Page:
County commissioners are ready to bless a plan to make Spokane’s garbage burner more competitive with regional landfills.
The deal, which could be approved today, would allow Spokane to order $15 million worth of plant improvements.
The agreement would be the first tangible result of last week’s two-day Solid Waste Summit.
All the municipal governments in the county agreed to transfer control of the Spokane Regional Solid Waste system from Spokane to a representative board.
Under the new arrangement, Spokane will retain ownership of its Waste-to-Energy Plant, but the regional garbage consortium won’t be required to use it after 2014. The electricity-generating incinerator will have to compete with regional landfills.
Meanwhile, Wheelabrator Spokane’s contract to operate the burner expires in November. A proposed three-year extension would upgrade the plant and eliminate provisions that discourage other companies from competing for future operating contracts.
In addition to fee increases, the extension calls for Wheelabrator to receive $3 million to supervise the improvements.
Until last week’s summit delivered the Solid Waste System reforms county commissioners wanted, they had blocked the contract extension. Spokane owns and operates the plant, but the county controls large expenditures.
On Monday, commissioners informally agreed to allow the extension by amending the Spokane-Spokane County agreement that formed the regional system.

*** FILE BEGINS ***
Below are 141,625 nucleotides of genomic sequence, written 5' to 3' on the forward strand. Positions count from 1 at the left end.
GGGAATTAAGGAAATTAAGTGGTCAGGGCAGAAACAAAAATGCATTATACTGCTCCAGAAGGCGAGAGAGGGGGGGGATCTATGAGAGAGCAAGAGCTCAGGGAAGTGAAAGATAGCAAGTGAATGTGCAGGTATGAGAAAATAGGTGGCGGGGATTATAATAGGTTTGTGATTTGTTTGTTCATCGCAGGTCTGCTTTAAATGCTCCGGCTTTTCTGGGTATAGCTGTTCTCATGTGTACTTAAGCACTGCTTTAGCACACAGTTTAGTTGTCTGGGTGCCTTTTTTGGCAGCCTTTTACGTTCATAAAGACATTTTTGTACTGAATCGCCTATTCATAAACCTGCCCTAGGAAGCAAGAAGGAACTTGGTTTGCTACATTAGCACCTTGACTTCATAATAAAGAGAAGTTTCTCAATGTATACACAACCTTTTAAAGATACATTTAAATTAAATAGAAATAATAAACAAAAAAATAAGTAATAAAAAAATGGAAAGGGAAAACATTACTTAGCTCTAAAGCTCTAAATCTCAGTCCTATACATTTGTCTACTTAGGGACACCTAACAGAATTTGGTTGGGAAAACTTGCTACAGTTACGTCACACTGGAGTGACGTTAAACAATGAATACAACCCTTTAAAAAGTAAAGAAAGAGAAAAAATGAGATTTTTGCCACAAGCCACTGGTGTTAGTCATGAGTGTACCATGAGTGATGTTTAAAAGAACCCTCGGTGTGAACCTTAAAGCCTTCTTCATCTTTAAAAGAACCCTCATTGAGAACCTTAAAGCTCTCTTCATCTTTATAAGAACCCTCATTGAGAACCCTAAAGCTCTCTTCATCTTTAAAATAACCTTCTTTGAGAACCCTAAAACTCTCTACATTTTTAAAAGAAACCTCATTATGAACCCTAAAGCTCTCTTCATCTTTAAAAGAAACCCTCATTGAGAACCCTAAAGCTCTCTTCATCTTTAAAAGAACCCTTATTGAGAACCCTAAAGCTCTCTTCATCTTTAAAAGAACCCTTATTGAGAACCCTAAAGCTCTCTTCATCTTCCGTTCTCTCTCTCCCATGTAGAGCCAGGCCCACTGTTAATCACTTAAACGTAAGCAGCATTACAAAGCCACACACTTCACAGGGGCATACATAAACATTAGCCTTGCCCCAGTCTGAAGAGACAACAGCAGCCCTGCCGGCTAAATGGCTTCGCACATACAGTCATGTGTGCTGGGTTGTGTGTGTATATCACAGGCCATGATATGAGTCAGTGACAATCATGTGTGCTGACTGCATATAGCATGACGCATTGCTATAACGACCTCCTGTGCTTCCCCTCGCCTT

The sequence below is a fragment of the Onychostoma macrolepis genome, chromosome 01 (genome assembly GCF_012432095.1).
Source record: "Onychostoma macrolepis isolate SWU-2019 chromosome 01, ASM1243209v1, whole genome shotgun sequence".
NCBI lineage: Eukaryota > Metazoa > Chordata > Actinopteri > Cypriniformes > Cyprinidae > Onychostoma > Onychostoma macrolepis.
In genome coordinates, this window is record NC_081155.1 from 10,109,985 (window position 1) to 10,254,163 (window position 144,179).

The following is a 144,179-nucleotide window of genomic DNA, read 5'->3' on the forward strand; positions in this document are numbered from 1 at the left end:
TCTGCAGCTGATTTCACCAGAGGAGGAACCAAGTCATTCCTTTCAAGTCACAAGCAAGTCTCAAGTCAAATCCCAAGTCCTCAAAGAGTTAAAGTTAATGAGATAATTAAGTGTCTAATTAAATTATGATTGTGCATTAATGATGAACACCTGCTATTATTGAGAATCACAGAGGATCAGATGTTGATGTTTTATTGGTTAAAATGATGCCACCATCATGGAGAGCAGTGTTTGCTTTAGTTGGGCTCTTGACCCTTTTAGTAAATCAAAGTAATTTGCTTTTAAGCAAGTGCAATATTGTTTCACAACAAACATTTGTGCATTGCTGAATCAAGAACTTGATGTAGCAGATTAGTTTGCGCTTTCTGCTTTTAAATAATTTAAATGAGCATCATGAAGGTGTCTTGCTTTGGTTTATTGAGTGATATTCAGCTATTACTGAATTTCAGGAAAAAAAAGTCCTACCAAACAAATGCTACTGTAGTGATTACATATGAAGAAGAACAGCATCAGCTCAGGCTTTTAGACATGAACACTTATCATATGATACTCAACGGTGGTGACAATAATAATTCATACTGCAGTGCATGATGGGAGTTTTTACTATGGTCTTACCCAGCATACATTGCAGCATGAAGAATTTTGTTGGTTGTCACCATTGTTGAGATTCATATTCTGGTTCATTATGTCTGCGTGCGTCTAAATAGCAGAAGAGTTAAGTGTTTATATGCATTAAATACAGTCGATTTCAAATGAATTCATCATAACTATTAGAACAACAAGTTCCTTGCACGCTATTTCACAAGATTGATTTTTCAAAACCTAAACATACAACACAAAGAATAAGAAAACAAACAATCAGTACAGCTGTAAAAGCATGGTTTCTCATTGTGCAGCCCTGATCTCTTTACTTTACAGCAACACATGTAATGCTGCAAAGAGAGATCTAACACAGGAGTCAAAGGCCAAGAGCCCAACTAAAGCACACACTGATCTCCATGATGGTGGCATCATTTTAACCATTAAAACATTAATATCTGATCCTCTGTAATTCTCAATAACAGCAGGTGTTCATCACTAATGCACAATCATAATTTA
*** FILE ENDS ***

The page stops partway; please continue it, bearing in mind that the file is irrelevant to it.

The proposed amendment, negotiated by city and county attorneys, eliminates a disputed contract provision that said the county couldn’t withdraw from the system without city approval when the current agreement expires in April 2014.
Other system members also would be allowed to withdraw when their contracts expire. Currently, their contracts would require them to stay until $18 million in new bonds for the plant improvements are paid off.
The amendment says the county and other member governments won’t be responsible for the bond debt after their contracts expire.
Spokane would be required to spread the bond debt over at least 15 years of level payments to minimize rate increases. The city would be allowed to increase the current $98-a-ton disposal cost by $3 in November.
Inflation-based increases also would be allowed.
While the current agreement says Spokane may keep any cash if the system is dissolved, the amendment would require reserves to be split among all members according to population.
Commissioners added one more condition Monday: that Spokane can’t collect a utility tax on garbage from any other jurisdiction without permission.
Commissioner Mark Richard assured Spokane Valley representatives that he wouldn’t vote for the deal without the utility tax restriction.
sponsored According to two 2015 surveys, 62 percent of Americans do not have enough savings to handle an unexpected emergency, much less any long-term plans.